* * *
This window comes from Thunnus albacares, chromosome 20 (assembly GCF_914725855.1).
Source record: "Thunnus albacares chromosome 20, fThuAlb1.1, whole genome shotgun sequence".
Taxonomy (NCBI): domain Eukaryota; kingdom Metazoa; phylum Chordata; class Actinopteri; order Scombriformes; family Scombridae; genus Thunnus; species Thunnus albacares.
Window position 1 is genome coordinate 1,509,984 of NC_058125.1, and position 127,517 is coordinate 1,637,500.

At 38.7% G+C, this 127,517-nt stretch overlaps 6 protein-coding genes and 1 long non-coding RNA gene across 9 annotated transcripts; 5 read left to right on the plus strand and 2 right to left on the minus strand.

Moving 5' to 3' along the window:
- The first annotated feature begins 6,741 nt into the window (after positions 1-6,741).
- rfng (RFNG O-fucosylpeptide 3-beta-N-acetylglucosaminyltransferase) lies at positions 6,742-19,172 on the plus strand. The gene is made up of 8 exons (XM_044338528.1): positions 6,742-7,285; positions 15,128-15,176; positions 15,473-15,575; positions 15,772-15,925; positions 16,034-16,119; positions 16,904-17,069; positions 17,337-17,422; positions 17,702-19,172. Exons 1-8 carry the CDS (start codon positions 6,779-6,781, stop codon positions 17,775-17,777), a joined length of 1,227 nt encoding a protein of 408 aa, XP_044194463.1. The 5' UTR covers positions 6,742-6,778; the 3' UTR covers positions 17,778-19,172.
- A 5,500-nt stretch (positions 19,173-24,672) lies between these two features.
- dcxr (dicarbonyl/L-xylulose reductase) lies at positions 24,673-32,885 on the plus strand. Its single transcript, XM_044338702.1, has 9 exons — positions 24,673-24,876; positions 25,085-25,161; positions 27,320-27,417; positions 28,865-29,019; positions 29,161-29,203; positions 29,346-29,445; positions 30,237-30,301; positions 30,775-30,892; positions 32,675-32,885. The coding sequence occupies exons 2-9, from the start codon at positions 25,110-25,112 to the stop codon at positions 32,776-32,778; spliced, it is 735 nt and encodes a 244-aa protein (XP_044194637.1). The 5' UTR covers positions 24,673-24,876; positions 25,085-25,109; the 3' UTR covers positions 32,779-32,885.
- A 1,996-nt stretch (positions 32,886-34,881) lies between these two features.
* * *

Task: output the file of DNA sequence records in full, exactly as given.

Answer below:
This window comes from Thunnus albacares, chromosome 20 (assembly GCF_914725855.1).
Source record: "Thunnus albacares chromosome 20, fThuAlb1.1, whole genome shotgun sequence".
Taxonomy (NCBI): domain Eukaryota; kingdom Metazoa; phylum Chordata; class Actinopteri; order Scombriformes; family Scombridae; genus Thunnus; species Thunnus albacares.
Window position 1 is genome coordinate 1,509,984 of NC_058125.1, and position 127,517 is coordinate 1,637,500.

At 38.7% G+C, this 127,517-nt stretch overlaps 6 protein-coding genes and 1 long non-coding RNA gene across 9 annotated transcripts; 5 read left to right on the plus strand and 2 right to left on the minus strand.

Moving 5' to 3' along the window:
- The first annotated feature begins 6,741 nt into the window (after positions 1-6,741).
- rfng (RFNG O-fucosylpeptide 3-beta-N-acetylglucosaminyltransferase) lies at positions 6,742-19,172 on the plus strand. The gene is made up of 8 exons (XM_044338528.1): positions 6,742-7,285; positions 15,128-15,176; positions 15,473-15,575; positions 15,772-15,925; positions 16,034-16,119; positions 16,904-17,069; positions 17,337-17,422; positions 17,702-19,172. Exons 1-8 carry the CDS (start codon positions 6,779-6,781, stop codon positions 17,775-17,777), a joined length of 1,227 nt encoding a protein of 408 aa, XP_044194463.1. The 5' UTR covers positions 6,742-6,778; the 3' UTR covers positions 17,778-19,172.
- A 5,500-nt stretch (positions 19,173-24,672) lies between these two features.
- dcxr (dicarbonyl/L-xylulose reductase) lies at positions 24,673-32,885 on the plus strand. Its single transcript, XM_044338702.1, has 9 exons — positions 24,673-24,876; positions 25,085-25,161; positions 27,320-27,417; positions 28,865-29,019; positions 29,161-29,203; positions 29,346-29,445; positions 30,237-30,301; positions 30,775-30,892; positions 32,675-32,885. The coding sequence occupies exons 2-9, from the start codon at positions 25,110-25,112 to the stop codon at positions 32,776-32,778; spliced, it is 735 nt and encodes a 244-aa protein (XP_044194637.1). The 5' UTR covers positions 24,673-24,876; positions 25,085-25,109; the 3' UTR covers positions 32,779-32,885.
- A 1,996-nt stretch (positions 32,886-34,881) lies between these two features.